Asakusa is one of the most popular sightseeing spots where visitors can experience Japan in a traditional way. The top three places to see in Asakusa are the beautiful and old temple, Sensoji; the unique and huge gate, Kaminarimon; and the traditional and exciting shopping street, Nakamise Dori. All are very close to Asakusa Station. When you go to Nakamise Shopping street, don't miss the tasty street food as they have a lot of Japanese snacks that you can eat only there!
Passing through the majestic and symbolic gate called Kaminarimon (雷門), you will find much fun and excitement. There is a shopping street, Nakamise Dori (仲見世通り) that is approximately 250m long approaching one of the oldest and most famous temple, Sensoji (浅草寺). There are numerous store on the street, selling various Japanese-style products, such as hair accessories, dolls, art products, postcards, and snacks to eat!
Here is a guide to Nakamise's street food you need to try!
Kibi Dango is a type of traditional Japanese dumpling made from millet and mochi rice flour. It is coated with soybean powder (called kinako/きな粉). It is a very simple, yet you can enjoy the natural sweetness and the soft and chewy texture of the dessert. 5 small sticks of dango are ¥330. Please be sure to enjoy this delicious yet typically Japanese dessert in Tokyo!
A significant snack in Asakusa. Kaminari came from the name of the gate "Kaminarimon", and Okoshi means to prosper, so this snack is said to bring good luck. They are crunchy and sweet puff rice crackers. They have different flavours like black sugar, matcha, and sesame. Good for souvenirs as well for your family back home when you visit Tokyo.
"Age" means deep fried and "manju" is a typical Japanese snack that is a soft mochi stuffed with "anko" (sweet red bean paste). Freshly fried at the shop, they are hot and crispy on the outside. They offer a variety of unique flavors such as sesame, matcha, pumpkin, cherry blossom, and many other seasonal flavours. They are ¥120-200 each at this Tokyo shop.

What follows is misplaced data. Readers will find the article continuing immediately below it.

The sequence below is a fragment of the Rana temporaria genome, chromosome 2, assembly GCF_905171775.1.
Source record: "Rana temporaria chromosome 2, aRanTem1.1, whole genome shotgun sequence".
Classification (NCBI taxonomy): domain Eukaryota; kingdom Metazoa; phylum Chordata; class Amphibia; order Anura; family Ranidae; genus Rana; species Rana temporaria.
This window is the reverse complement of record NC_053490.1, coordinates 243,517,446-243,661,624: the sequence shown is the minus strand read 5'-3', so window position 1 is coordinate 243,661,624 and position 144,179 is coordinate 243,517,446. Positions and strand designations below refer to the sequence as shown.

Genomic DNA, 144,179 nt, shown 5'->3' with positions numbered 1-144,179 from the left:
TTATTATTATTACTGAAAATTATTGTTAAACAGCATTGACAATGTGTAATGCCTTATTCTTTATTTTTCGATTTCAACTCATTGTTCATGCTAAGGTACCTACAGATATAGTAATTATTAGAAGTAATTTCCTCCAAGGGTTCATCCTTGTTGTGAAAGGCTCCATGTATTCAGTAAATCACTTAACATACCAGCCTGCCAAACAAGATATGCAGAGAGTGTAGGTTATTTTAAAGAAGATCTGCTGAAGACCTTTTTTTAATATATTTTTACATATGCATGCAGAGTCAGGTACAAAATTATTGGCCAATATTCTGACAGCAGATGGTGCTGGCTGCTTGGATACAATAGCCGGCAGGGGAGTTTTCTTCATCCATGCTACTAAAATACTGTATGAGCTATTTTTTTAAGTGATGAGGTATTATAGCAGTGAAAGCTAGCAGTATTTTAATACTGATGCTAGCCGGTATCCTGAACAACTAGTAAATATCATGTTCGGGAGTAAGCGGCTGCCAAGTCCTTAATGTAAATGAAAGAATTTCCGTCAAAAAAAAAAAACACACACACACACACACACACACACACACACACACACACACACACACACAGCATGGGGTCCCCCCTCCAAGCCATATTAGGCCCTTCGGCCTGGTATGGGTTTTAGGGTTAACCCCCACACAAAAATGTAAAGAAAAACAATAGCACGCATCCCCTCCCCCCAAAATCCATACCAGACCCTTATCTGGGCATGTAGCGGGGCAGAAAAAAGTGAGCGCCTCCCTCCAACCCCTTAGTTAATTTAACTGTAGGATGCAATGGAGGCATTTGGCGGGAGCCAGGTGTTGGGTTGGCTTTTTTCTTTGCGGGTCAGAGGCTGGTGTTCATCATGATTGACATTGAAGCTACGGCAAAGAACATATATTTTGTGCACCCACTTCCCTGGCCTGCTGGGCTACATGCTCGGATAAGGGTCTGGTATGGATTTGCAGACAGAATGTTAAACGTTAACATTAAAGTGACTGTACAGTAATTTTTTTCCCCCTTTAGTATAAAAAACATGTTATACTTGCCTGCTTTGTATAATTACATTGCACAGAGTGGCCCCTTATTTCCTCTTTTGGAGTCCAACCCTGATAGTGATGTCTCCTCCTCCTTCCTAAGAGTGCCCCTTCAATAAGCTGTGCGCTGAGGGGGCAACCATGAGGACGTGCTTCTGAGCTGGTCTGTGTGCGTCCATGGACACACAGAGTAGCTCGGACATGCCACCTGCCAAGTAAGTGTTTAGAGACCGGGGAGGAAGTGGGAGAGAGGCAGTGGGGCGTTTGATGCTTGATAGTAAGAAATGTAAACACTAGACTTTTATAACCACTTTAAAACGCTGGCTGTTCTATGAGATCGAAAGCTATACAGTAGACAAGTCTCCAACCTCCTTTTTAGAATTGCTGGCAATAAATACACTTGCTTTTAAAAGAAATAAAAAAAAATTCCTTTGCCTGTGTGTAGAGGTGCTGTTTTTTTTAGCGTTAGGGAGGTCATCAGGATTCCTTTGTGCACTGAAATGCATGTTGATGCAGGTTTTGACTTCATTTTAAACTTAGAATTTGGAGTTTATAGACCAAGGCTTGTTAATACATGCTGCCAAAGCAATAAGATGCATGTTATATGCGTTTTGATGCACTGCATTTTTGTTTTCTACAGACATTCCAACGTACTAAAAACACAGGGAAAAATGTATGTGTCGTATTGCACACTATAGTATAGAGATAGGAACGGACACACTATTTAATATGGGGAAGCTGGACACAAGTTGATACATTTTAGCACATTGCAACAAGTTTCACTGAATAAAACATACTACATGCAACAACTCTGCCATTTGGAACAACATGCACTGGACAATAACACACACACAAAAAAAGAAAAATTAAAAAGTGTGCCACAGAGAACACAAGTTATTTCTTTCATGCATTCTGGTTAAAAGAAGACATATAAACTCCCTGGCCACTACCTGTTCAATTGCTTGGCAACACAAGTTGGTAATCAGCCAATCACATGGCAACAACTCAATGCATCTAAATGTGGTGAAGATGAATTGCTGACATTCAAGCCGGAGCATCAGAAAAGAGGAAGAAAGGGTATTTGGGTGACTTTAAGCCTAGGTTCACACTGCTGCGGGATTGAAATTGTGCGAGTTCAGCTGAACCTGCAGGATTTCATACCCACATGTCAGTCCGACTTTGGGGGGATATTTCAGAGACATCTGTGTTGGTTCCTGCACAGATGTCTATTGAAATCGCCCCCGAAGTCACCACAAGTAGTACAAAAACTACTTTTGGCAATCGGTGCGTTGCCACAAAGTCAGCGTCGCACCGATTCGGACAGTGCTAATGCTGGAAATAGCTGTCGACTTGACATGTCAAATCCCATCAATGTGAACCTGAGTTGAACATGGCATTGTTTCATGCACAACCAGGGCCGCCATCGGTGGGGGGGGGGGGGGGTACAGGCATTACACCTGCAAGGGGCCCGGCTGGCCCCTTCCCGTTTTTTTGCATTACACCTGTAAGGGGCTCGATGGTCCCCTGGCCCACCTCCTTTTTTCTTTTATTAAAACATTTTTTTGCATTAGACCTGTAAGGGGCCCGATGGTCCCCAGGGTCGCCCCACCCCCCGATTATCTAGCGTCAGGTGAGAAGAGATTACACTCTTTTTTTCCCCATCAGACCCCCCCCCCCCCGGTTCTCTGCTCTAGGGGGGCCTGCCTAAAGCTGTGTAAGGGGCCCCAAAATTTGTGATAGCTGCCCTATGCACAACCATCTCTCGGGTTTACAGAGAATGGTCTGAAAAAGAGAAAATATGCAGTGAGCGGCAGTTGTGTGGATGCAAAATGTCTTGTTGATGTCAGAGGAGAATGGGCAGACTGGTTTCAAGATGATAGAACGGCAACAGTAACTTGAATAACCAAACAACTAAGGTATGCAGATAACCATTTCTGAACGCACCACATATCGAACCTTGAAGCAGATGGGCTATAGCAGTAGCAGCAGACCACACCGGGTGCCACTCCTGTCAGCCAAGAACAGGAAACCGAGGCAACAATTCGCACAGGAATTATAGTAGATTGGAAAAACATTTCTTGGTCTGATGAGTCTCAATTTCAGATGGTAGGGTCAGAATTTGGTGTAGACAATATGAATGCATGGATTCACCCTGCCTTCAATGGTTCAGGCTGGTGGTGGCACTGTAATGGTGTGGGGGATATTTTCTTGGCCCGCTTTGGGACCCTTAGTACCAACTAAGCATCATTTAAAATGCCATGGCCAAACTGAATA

Ningyo Yaki (doll cake) is a fluffy sponge cake filled with sweet red bean paste. These sweets are freshly baked by the chefs using a traditional machine, they can come in various shapes like birds and animals. They are small but very detailed. You can either eat there or bring them back. A box of 8 is ¥600.
When you get them hot, the staff will put them in a small baggy for you. They go so perfectly well with coffee as these little cakes are quite similar to the popular French sweets Madeleines. And the sweet smell of these warm cakes will make it very difficult to eat just one, but you've been warned.
Sweet potato jelly (imo yokan/芋ようかん) is a Japanese traditional snack which originated in Asakusa. It is very smooth and creamy, and you can taste the natural sweetness of the sweet potato. They sell many kinds of souvenirs that are beautifully wrapped. They also have a cafe where you can enjoy the jelly and other desserts, such as ice cream and "dango" with matcha green tea.
The dessert has a nice soft texture and it isn't overwhelmingly sweet. It's perfect for when you want something to pick you up when you're feeling a little tired from walking around, but you're not ready to have lunch or dinner yet. It goes very well with coffee.
Street food paradise!
Eating is one of the most important parts of any trip, right? Especially if you are visiting Japan, the country with the most Michelin stars, where Tokyo, Kyoto & Osaka are the 3 most decorated cities! It's insane to think of the food culture in this insular country. From the street food to the high-end restos, they all have their charm. For some awesome street food vendors, you should visit Nakamise shopping street to enjoy the traditional atmosphere and snacks!
You'll definitely be back again, both for more snack for yourself and for souvenirs for your family! No wonder Asakusa is such a popular area for visitors coming through Tokyo.